“The Humanitarian theory removes from Punishment the concept of Desert. But the concept of Desert is the only connecting link between punishment and justice. It is only as deserved or undeserved that a sentence can be just or unjust. I do not here contend that the question ‘Is it deserved?’ is the only one we can reasonably ask about a punishment. We may very properly ask whether it is likely to deter others and to reform the criminal. But neither of these two last questions is a question about justice. There is no sense in talking about a ‘just deterrent’ or a ‘just cure’. We demand of a deterrent not whether it is just but whether it will deter. We demand of a cure not whether it is just but whether it succeeds. Thus when we cease to consider what the criminal deserves and consider only what will cure him or deter others, we have tacitly removed him from the sphere of justice altogether; instead of a person, a subject of rights, we now have a mere object, a patient, a ‘case’.”
What’s interesting about the above excerpt is that Lewis foresaw the problem as it affected common citizens plagued by the state. He saw the potential for rampant abuse of power as an all-powerful state simply redefined what it meant for a citizen to be “cured” whenever it suited them. This is still a very real and legitimate concern. But the above cases make clear that a second kind of abuse is equally possible. The powerful can make the definition of “cured” more stringent to oppress the masses, but they can equally make it more lenient to suit their own ambitions. And so it is with Sanford, who has been deemed fit for office despite asking his divorced wife to manage his campaign and breaking into her home. And, should he win the election, so it will be with Weiner despite the fact that only 20 months ago he was sending out pictures of his genitals to young women.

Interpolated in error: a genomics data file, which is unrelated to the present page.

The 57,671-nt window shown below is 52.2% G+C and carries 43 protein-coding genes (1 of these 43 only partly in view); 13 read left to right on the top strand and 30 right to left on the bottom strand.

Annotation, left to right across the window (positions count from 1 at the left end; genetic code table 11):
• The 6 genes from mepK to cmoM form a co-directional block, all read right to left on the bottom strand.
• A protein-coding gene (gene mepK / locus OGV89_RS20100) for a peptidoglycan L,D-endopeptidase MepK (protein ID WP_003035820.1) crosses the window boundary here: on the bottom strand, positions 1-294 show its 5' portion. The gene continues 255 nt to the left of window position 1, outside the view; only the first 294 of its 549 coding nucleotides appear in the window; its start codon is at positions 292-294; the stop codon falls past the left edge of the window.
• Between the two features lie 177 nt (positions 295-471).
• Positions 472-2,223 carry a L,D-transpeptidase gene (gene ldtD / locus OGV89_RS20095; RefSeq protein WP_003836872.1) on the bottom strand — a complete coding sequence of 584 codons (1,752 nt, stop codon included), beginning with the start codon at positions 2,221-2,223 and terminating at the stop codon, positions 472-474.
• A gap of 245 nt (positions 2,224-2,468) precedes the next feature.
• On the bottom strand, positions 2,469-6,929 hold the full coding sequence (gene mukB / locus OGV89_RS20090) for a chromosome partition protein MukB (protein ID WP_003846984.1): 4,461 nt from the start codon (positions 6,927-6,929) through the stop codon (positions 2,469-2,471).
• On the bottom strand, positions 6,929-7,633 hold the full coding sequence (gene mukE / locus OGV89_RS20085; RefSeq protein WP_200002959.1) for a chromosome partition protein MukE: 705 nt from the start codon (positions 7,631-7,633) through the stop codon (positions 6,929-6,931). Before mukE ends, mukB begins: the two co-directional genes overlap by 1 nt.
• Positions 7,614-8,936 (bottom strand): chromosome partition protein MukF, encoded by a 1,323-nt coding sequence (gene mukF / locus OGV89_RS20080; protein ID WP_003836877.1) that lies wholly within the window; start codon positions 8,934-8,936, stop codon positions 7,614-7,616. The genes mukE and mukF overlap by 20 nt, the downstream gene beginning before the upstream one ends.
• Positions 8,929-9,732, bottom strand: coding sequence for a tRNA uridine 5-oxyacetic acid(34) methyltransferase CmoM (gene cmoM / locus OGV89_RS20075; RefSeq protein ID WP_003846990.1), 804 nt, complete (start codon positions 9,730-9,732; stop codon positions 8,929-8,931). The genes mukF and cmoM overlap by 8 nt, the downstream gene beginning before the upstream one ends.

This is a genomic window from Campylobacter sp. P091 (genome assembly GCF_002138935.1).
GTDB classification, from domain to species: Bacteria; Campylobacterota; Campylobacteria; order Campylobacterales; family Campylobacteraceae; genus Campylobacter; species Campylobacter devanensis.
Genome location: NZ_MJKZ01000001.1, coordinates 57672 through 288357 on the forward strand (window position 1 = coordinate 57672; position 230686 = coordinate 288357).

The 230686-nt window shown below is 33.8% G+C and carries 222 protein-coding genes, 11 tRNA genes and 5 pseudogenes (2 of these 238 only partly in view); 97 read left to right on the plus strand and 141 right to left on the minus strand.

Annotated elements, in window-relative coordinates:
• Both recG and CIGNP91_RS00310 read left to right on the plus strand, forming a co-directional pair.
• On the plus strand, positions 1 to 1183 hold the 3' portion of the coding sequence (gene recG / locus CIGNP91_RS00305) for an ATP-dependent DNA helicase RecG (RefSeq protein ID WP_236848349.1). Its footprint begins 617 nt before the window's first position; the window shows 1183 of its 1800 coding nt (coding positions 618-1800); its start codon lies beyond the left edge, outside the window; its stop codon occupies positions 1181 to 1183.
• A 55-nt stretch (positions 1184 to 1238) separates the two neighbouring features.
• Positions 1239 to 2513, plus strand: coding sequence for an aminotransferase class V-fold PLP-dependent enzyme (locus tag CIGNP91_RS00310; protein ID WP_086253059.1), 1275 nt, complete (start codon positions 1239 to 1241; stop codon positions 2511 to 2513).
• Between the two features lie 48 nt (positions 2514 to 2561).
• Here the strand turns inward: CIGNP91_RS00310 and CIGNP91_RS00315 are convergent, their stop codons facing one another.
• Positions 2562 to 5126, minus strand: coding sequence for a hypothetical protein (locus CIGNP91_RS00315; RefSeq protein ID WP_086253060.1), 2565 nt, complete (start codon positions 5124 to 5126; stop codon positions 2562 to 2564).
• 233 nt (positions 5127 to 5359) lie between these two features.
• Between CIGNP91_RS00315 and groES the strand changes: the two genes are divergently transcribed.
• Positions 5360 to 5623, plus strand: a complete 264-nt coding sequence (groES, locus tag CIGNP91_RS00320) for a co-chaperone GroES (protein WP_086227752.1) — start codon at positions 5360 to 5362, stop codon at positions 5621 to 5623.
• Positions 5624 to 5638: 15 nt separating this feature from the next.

This final point will seem a bit more of a leap, but it’s worth pushing: If Lewis is right and keeping alive the notion of “just desserts” is an essential part of our moral witness and health, then how can Christian theology and practice honor that importance? Obviously one way we can value it is calling out the dishonorable behavior of Mark Sanford and others like him. Here Ross Douthat and Rod Dreher have both done an admirable job.
But our evangelical witness ought to start by loving and defending substitutionary atonement. Substitutionary atonement, after all, is simply the retributive theory of justice applied to the relationship between God and man. Man committed a great evil against God for which there can be only one just dessert. God, in his mercy, substitutes himself for us and pays that penalty. If we lose track of substitutionary atonement, we are already on our way to losing track of the broader theme of retributive justice, and once we lose track of retributive justice, there’s little to stand in the way of shameless men like Sanford and Weiner using their prominence and power (and the cowardice of the electorate) to continue their rise despite their moral failings.
To be clear, what we’re talking about here is not a slippery slope, but a natural progression. We need a way to answer the question of what a person should do after being caught in scandal (or simply caught in sin, for those of us fortunate enough to not be public figures). If we cannot answer that question in terms of our relationship to God, then we will not be able to answer it in relation to our neighbor. It’s not a slippery slope, but a natural progression.
To borrow an image from Doug Wilson, you shouldn’t be surprised when a train hits the next station along the tracks. So when we see Mark Sanford rise back to prominence after disgracing himself, his office, his family, and his church in such a prominent way, we’re not simply witnessing a discrete moral failing. We’re witnessing the logical consequence of what happens when evil is no longer about offending a standard and repentance is no longer about receiving the just consequences of offending the standard. But the first place we have to understand and apply this beautiful and healthy approach to justice is not to our neighbors, but in our relationship to God--and that means glorying in substitutionary atonement.
Jake Meador is the editor-in-chief of Mere Orthodoxy. He is a 2010 graduate of the University of Nebraska-Lincoln where he studied English and History. He lives in Lincoln, NE with his wife Joie, their daughter Davy Joy, and sons Wendell, Austin, and Ambrose. Jake's writing has appeared in The Atlantic, Commonweal, Christianity Today, Fare Forward, the University Bookman, Books & Culture, First Things, National Review, Front Porch Republic, and The Run of Play and he has written or contributed to several books, including "In Search of the Common Good," "What Are Christians For?" (both with InterVarsity Press), "A Protestant Christendom?" (with Davenant Press), and "Telling the Stories Right" (with the Front Porch Republic Press).